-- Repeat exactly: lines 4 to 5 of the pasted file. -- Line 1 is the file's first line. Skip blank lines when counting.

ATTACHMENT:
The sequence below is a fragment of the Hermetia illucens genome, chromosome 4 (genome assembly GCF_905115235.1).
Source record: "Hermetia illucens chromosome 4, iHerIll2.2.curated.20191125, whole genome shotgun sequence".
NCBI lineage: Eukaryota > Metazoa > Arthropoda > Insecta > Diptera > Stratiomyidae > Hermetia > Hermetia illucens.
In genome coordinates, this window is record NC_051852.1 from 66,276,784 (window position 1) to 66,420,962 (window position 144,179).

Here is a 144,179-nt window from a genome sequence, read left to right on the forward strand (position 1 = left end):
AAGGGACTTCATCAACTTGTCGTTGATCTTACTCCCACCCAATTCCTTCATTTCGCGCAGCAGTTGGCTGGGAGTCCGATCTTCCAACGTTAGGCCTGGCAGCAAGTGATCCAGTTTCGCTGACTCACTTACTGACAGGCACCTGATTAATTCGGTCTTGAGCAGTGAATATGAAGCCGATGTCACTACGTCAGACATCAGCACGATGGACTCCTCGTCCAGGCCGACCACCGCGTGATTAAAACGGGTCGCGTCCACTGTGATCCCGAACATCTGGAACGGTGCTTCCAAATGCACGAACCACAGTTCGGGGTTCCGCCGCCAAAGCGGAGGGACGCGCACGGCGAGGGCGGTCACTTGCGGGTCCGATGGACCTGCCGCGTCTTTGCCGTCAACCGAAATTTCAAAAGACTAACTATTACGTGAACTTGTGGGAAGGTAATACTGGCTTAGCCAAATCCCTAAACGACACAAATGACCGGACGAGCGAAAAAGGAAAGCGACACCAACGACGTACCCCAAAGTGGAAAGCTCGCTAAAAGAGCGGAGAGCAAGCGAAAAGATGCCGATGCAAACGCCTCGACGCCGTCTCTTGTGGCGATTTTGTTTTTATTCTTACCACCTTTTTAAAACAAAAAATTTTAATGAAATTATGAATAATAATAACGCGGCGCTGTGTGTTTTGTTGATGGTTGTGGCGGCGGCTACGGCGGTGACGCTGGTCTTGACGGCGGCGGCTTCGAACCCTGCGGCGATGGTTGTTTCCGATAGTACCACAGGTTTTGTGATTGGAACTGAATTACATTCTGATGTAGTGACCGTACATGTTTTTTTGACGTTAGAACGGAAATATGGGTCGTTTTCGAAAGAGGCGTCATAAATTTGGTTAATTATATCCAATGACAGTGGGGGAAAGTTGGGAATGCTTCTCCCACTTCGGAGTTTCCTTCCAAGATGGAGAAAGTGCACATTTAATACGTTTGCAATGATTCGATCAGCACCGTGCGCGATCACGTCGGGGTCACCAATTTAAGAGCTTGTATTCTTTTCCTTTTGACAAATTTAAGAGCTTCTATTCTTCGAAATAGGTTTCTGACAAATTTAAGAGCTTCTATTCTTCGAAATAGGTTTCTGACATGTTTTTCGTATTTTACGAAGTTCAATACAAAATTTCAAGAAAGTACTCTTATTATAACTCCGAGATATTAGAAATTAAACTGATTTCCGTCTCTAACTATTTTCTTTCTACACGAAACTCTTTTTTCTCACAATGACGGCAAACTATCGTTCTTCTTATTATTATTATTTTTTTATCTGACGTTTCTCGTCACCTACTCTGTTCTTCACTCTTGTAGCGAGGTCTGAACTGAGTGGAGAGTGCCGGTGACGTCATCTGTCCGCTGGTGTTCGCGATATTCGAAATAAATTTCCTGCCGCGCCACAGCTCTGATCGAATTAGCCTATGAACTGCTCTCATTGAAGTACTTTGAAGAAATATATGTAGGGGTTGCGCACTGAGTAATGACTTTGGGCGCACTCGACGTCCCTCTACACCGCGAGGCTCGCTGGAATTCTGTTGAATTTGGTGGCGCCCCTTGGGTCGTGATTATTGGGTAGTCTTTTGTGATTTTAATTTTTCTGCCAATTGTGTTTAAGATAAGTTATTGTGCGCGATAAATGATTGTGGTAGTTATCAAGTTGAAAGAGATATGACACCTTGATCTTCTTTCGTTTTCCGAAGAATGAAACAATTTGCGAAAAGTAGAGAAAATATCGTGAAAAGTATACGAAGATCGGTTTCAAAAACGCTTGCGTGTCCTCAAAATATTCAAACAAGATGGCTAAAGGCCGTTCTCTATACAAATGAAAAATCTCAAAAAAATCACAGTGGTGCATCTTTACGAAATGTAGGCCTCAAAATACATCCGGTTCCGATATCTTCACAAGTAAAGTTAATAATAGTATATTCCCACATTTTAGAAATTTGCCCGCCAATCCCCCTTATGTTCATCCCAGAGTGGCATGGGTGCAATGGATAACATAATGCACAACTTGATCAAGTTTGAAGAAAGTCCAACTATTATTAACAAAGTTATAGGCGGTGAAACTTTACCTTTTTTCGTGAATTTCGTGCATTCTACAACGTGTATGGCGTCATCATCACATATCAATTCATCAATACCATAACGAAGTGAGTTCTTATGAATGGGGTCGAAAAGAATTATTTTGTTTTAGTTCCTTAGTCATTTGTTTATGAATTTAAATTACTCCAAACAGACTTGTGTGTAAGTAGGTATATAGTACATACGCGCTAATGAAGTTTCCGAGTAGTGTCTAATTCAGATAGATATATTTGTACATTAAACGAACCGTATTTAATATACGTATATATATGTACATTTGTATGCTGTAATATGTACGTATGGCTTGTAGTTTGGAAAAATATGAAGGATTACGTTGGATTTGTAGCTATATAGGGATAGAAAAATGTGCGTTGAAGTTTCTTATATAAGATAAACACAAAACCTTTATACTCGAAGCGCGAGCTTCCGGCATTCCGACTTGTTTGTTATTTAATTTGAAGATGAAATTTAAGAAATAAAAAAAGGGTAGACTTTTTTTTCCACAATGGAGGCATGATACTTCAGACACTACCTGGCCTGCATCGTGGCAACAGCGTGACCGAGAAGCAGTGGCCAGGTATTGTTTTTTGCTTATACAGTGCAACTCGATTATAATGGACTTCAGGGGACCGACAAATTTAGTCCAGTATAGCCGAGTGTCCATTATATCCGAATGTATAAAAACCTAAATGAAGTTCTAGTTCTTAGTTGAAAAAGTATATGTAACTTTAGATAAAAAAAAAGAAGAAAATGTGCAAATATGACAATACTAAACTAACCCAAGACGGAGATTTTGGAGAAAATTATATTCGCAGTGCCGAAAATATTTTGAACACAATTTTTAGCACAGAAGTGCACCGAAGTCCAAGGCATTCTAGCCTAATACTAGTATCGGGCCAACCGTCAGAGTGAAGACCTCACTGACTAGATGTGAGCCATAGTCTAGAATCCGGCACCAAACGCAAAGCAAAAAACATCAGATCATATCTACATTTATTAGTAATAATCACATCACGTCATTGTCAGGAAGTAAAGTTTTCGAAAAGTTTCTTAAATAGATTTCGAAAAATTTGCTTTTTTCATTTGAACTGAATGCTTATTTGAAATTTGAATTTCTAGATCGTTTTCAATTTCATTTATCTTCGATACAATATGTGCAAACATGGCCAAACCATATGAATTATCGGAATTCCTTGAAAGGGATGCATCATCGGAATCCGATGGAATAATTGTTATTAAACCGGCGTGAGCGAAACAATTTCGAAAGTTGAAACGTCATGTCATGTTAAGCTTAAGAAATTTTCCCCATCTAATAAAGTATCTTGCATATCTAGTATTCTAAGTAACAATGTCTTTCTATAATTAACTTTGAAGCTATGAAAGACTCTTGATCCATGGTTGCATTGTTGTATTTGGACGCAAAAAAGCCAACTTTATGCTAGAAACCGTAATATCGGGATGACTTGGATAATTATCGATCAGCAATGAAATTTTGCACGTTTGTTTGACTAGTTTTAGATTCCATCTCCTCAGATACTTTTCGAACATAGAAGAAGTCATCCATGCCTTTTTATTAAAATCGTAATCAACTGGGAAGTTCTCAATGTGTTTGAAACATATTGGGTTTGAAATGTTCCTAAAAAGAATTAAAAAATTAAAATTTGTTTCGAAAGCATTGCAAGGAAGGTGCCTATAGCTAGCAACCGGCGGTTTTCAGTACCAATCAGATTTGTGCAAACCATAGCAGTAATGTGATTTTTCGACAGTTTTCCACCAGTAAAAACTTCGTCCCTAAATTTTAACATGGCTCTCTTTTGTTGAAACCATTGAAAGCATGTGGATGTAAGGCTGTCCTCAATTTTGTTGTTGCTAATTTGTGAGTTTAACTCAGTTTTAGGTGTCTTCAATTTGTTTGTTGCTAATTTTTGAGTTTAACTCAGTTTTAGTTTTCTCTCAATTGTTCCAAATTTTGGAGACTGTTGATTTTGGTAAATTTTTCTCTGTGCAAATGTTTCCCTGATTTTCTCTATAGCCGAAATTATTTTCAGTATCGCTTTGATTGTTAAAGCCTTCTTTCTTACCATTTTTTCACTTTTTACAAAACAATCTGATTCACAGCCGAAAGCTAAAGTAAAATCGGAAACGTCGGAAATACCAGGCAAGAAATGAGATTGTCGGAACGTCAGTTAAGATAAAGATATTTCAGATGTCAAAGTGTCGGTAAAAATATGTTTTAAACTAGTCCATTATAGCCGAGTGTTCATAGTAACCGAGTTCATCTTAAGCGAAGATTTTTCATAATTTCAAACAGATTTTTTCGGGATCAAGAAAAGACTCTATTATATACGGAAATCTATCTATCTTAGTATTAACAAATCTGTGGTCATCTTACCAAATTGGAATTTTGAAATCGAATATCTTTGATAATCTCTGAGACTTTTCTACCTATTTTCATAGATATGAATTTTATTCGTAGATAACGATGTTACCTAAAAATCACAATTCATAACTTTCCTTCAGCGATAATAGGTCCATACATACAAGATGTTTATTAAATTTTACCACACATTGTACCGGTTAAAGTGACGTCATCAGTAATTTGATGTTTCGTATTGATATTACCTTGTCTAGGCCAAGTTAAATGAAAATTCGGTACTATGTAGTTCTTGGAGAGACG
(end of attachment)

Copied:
In genome coordinates, this window is record NC_051852.1 from 66,276,784 (window position 1) to 66,420,962 (window position 144,179).

Here is a 144,179-nt window from a genome sequence, read left to right on the forward strand (position 1 = left end):